About the Chaplain's Corner
Welcome to the Chaplain's Corner! Here you will find information about events contributing to the spiritual wellness on campus. Visit often for updates on lectures, luncheon series, and student organizations. Ongoing events include the The Open Table series, Chaplain's Luncheon series, and many other events.
Amy-Jill Levine Lecture Series
Thursday, April 5
Of Pearls and Prodigals: Hearing Jesus' Parables as Jewish Stories
7 p.m. in the Stone Chapel Sanctuary
Friday, April 6
Understanding Jesus Means Understanding Judaism: A Workshop for Clergy, Sunday School Teachers, Bible Study Leaders and Anyone Who Wants to Get the History Right
7 - 9 a.m. in the Hoblit Suite of Freeman Panhellenic Hall
The registration cost is $10.
Copies of Professor Levine's co-edited volume (with Marc Z. Brettler), The Jewish Annotated New Testament 2nd Edition, will be available at a 40% discount.
My Experience Teaching in Prison (Life Talks Series)
Noon - 1 p.m. in the Hoblit Suite of Freeman Panhellenic Hall
The registration cost is $8.
These events are sponsored by the Drury School of Religion, the Drury Matthew 25 Project, and the Mary and William McKinnell Fund.
Better Together: An Interfaith Pledge
This coming week Drury University will be participating in a national effort promoted by the Interfaith Youth Council (IYC). It is called "Better Together Day." In our case, we will be having "Better Together Week" with the goal of nurturing interfaith dialogue on our campus. In this coming week, selected students, staff, and faculty will share their own religious or philosophical stories and encourage you to share yours. Please check out the "Humanities Blog."
Why are people of differing faiths and beliefs better together? The answer is simple: because we have more peaceful, mutually respectful, and communal lives when we work together than when we separate into our own religious or philosophical enclaves. We come to understand one another. We move beyond stereotypes. We find that we can appreciate the distinctiveness of our own spiritual or intellectual paths when we learn more about the paths of others. Moreover, we come to see that our differences are often not as great as we would have thought. We are all human. We all seek meaning. We all need to be a part of communities that help us find our way; and we all have a need to give to others and contribute to making the world more meaningful and life-giving.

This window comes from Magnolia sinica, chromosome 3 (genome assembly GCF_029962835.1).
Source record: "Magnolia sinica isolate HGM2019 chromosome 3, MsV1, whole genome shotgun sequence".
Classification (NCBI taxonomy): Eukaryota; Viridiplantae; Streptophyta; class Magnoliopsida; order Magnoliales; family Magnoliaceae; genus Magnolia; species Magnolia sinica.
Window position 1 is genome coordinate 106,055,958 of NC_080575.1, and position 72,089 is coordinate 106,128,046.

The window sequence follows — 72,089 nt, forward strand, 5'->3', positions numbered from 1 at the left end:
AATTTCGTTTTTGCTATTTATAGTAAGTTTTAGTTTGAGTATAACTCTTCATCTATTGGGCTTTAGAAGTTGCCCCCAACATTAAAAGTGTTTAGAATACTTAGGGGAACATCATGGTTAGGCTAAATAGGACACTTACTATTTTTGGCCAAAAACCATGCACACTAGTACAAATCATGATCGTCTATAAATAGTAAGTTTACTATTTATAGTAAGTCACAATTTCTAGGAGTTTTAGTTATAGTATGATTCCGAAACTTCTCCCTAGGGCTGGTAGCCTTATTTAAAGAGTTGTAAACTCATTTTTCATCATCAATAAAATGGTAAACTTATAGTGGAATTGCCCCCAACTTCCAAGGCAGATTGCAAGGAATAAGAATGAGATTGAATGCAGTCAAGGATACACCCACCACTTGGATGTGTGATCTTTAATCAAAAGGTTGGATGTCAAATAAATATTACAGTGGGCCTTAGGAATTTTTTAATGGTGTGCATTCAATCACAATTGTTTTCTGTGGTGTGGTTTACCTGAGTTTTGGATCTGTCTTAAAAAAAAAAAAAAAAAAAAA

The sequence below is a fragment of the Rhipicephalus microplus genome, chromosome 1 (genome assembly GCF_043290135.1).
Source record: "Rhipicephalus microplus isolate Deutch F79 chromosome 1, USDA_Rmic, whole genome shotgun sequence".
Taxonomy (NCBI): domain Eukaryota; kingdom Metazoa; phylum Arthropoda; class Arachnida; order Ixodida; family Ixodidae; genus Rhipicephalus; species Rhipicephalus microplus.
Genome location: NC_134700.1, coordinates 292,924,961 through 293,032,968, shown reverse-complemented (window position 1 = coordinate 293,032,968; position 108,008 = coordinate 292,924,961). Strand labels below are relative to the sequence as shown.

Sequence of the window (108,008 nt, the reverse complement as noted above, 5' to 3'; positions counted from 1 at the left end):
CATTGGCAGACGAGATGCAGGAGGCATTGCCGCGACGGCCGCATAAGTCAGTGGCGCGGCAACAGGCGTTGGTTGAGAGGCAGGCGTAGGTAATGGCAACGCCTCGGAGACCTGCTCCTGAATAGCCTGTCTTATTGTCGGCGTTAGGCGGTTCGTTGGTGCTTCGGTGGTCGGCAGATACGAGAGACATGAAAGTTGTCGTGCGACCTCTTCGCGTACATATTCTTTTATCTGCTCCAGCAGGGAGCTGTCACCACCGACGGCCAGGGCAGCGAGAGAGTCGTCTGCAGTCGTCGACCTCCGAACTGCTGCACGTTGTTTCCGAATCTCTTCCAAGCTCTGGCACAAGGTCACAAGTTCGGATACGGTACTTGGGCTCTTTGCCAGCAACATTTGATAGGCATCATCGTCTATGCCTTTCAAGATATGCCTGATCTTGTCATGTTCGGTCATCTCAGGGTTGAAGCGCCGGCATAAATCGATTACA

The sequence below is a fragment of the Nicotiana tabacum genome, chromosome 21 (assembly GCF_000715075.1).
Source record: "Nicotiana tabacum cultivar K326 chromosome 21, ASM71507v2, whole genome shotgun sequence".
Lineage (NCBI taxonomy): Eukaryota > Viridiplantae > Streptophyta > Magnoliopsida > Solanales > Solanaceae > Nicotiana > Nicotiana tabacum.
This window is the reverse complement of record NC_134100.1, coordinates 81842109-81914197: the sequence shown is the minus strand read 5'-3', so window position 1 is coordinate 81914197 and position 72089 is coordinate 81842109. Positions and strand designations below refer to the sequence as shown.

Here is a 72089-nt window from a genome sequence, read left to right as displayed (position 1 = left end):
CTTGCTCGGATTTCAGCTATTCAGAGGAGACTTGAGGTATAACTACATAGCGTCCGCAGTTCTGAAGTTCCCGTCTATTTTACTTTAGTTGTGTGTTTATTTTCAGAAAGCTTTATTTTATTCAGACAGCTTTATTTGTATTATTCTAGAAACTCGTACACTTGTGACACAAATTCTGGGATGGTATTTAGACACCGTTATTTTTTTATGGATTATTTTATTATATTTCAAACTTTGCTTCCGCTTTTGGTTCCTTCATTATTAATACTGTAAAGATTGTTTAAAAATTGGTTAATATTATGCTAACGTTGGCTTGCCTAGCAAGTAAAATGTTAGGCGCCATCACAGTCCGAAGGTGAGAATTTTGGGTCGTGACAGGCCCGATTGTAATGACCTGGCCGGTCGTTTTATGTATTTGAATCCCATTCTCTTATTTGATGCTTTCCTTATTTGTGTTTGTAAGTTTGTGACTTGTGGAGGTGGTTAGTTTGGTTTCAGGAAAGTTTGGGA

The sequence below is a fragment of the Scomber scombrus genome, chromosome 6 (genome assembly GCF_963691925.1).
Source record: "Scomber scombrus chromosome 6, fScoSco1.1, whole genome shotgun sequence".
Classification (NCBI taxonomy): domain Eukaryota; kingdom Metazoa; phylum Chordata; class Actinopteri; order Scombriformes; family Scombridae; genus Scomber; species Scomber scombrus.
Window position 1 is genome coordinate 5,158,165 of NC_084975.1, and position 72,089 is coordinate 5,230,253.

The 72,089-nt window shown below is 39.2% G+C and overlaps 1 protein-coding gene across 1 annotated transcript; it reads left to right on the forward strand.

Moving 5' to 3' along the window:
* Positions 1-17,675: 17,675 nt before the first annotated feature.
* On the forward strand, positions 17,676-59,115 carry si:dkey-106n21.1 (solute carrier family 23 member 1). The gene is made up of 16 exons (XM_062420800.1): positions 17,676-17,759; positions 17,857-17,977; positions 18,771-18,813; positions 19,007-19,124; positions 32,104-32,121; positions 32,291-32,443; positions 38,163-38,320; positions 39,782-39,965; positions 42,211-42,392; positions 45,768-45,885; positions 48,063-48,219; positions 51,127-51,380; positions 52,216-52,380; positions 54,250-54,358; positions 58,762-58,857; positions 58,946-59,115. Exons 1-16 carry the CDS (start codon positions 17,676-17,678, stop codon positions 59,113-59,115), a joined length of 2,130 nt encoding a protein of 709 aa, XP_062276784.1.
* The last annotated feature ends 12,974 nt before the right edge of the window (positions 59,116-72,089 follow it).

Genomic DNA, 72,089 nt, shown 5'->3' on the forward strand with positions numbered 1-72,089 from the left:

I treasure my friends from other faith and intellectual traditions. I do not see their differences as inherently threatening. Instead, I find that their distinctive beliefs are gifts. This past semester in the weekly "Open Table" worship service I help to facilitate, we had the pleasure of hearing from many different traditions. Professor Charlyn Ingwerson spoke about her travels in Israel. Rabbi Barbara Block helped us to understand the meaning of some classic prayers from the Reform tradition of Judaism. A student in my History of Christianity class, Nawal Al-Sabhan, told us about his own religious tradition as a Muslim who grew up in Saudi Arabia.
A special part of "Better Together Week" will be the opportunity to sign the Interfaith Youth Council pledge. If you sign it, you will promise to have a conversation at some point in the coming months with a person from a different religious or philosophical tradition. To make it count, the conversation will have to be about those differing traditions. The point will not be confrontation or persuasion. Rather, it will be mutual understanding. (To sign the pledge, go to the Better Together Day website).
As a minister, I genuinely believe that life is better together. My own take on the Jesus tradition is that Jesus repeatedly interacted with different identities, cultures, and beliefs. As a person who tries (poorly) to follow the way of Jesus, I think that I should do the same thing. I plan to sign the interfaith conversation pledge. I hope that you will join me.
Office of the Chaplain